The ancient Byzantine army is well structured for this approach, interestingly. It used a Brigade-like structure for the line forces, with elite full time, and various special forces held at Army level. I tried to size a similar structure roughly for a country of 10m population, albeit with a few mercenary units. In essence it has a full time Tagmatic army with 2 Armoured Brigades and 6 Light Infantry battalions plus special forces, plus army level artillery and air assets. Each of 6 Themes is responsible for a full time/conscript/ready resreve Motorised or Mechanised Brigade, plus an Armoured/Anti tank force - intilayy Company sized but increasingly battalion size as oledr atanks become available. In summary it comprises, by the late 1970's:

  • One Airborne Infantry battalion, One Special Forces battalions as part of the Tagmata
  • Two Armoured brigades, held at Army level as part of the Tagmata
  • Two Light rapid response brigades, held as part of the Tagmata as above
  • Army artillery assets
  • In addition to the Byzantine era, the Tagmatic army now has an Air component, with (oddly enough) quite a few foreign aircrew.
Thematic Units
  • Six First Line Thematic Mechanised/Motorised Brigades, one per Theme, made up of a full time cadre, troops in training, and a cadre of  readily available reservists from the ready reserve, the Akritoi.
  • Six Second Line Thematic Motorised Brigades, one per Theme, made up of a general muster of the younger ex-conscripts
In more detail, this is how they are organised and what fits in where 

Tagmatic Troops

The Stratiotai and Latinikon (heavy armour) and Turkopoloi (light armour)  form the armoured core of two Armoured brigades, with the Varangians and Biscotins forming their infantry component.

The other Guards units form the special forces, the Vardariots are now an airmobile battalion and the Gianitzaroi are being  restructured as a Special Forces battalion.

The Tagmata also holds the Army level artillery and the Army Air Force squadrons 
Light Infantry Rapid Response Force

This is the Cold War evolution of the Peltasts. The Light Infantry battalions are nominally independent, operating as Demi-Brigades, (battalion size formations, with Brigade artillery and armour assets split between them) organised to be able to operate  with attached light armour and artillery.  These are deployed as rapid-response forces, but can combine to opearte as two full strength Light Brigades,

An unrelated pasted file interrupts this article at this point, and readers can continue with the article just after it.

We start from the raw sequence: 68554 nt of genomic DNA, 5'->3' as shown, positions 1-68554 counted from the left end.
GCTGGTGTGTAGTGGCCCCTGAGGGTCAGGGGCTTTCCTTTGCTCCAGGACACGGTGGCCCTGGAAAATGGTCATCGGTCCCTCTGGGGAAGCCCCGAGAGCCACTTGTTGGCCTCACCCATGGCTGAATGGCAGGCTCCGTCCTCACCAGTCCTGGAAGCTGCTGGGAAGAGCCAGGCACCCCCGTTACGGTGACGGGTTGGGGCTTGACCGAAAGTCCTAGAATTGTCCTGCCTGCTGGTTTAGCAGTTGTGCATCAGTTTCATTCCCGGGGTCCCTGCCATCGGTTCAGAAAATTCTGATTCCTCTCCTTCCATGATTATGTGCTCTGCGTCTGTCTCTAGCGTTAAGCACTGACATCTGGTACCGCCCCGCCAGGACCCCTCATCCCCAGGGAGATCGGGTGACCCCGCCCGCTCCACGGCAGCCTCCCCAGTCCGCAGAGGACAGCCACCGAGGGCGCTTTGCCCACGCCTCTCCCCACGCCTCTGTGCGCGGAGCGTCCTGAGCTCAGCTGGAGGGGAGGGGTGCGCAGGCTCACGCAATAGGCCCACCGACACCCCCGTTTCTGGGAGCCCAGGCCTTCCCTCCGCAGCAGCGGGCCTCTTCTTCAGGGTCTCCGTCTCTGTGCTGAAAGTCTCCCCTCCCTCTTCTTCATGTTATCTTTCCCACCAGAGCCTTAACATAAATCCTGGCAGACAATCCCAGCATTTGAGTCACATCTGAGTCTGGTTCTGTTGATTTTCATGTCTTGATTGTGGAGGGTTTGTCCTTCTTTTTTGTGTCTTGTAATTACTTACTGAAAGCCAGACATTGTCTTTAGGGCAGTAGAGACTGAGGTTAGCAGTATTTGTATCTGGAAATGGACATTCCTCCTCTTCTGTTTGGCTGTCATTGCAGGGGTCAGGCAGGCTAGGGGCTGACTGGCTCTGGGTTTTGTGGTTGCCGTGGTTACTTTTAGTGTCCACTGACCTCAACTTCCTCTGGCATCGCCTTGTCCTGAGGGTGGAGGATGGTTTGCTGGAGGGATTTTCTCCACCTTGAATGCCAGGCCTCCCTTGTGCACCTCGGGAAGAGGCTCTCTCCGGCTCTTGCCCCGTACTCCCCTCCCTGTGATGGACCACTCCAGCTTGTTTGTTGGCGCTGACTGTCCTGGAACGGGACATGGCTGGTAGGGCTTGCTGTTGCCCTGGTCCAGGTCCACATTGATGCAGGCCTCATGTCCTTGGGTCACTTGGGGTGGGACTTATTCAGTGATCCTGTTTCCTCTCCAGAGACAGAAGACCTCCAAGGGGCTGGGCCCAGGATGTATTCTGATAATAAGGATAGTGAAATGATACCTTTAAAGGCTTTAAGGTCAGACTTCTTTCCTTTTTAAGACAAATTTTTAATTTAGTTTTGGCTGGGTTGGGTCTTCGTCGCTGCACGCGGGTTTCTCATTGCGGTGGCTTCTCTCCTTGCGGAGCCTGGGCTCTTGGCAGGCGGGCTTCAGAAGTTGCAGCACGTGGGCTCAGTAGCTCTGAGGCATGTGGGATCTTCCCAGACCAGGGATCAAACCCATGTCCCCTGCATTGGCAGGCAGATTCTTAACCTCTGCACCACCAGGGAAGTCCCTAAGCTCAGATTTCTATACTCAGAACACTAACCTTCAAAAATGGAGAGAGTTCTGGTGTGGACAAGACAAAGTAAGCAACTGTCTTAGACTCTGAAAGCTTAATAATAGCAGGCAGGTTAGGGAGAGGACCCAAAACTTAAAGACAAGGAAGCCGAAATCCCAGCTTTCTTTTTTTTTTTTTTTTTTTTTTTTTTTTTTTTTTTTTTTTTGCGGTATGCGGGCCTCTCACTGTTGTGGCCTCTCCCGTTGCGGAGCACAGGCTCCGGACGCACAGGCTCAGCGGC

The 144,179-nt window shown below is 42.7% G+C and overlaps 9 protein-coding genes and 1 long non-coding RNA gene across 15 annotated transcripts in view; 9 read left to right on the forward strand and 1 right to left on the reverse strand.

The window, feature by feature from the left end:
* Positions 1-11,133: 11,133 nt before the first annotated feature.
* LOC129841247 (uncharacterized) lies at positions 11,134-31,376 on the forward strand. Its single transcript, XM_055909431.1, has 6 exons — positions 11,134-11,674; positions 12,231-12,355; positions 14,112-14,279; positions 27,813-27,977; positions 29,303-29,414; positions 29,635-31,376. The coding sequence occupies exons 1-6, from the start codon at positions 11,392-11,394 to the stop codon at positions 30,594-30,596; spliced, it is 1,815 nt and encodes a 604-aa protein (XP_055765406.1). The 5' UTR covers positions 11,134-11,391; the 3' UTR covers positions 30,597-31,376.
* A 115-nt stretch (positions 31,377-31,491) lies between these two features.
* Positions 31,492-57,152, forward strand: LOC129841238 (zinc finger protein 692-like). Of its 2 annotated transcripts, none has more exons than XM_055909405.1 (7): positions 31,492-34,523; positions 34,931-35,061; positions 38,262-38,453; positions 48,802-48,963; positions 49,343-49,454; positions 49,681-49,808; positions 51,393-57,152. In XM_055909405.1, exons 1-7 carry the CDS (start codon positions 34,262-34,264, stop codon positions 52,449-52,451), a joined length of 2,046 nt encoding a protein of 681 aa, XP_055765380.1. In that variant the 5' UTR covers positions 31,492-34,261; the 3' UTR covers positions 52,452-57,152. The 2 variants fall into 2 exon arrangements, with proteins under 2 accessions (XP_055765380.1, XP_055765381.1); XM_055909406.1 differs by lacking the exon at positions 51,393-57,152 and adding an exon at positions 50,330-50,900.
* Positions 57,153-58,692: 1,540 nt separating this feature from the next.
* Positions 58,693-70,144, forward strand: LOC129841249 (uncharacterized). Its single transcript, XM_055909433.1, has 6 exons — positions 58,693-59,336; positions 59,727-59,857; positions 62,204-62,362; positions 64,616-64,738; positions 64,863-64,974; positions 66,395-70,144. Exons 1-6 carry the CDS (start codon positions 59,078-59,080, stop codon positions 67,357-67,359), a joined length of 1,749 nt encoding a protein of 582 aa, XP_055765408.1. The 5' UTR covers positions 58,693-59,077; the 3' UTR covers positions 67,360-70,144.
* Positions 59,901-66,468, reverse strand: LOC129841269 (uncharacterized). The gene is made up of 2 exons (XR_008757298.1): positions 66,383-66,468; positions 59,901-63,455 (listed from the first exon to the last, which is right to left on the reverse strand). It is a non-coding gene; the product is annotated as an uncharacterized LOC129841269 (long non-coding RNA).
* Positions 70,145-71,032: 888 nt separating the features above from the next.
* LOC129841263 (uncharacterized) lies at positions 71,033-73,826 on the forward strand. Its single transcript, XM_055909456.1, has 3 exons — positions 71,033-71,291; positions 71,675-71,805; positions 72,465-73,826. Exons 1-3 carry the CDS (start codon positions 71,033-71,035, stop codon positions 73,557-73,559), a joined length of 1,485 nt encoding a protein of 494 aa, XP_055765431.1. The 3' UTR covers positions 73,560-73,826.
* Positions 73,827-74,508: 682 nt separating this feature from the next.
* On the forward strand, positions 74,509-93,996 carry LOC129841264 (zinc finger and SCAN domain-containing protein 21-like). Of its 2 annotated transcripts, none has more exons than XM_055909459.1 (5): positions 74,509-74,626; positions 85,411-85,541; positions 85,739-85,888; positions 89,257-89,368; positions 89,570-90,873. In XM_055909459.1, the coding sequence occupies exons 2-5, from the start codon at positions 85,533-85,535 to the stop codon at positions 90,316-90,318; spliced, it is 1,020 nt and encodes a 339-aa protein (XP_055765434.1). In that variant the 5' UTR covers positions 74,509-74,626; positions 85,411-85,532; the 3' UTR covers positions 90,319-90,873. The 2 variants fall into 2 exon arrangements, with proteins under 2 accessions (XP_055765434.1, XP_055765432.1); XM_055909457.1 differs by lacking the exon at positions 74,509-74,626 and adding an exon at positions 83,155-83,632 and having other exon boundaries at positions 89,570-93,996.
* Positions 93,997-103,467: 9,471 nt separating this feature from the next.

The Skythikon light armoured regiment is attached to them, to provide the light armour and Recce forces.
 Thematic Troops

Each Byzantine Theme was in theory to raise standing line infantry, light infantry, artillery, and a cavalry (armoured) component. I have assumed each Thematic unit is a modern all arms Brigade in full time establishment, with a divisional size force vailable with a full mobilisation of all reservists. The full time Akritoi light troops form the Reconnaisance and Scout formations in the Brigade. In the early post war years there was little armour (and not much mechanisation either) as teh Tagmata got all that, so the focus of armour was tank destroyers. Over time, as newer armour was brought into the Tagmata, the older tanks and APCs were refurbished and allocated to the Thematic Brigades. 

The Akritoi are part time troops, a ready reserve like a Territorial army, initially formed of ex WW2 veterans, then over time increasingly ex-Thematic regulars who had volunteered  to serve in a part time basis, and once conscription was introduced in the 1960's tended to be those who had finished service fairly recently. They are kept at roughly the same size as the standing forces.
In addition, each Theme has a list of all the ex-conscripts and in a time of emergency can call up a force of the same size as the First Line thematic forces, except they are less well equipped, being motorised rather than mechanised. A "first draft" is enough younger men to man a Brigade roughly the same size as the First line forces, a "second draft" can do the same again, but these are purely motorised and there is no armoured element.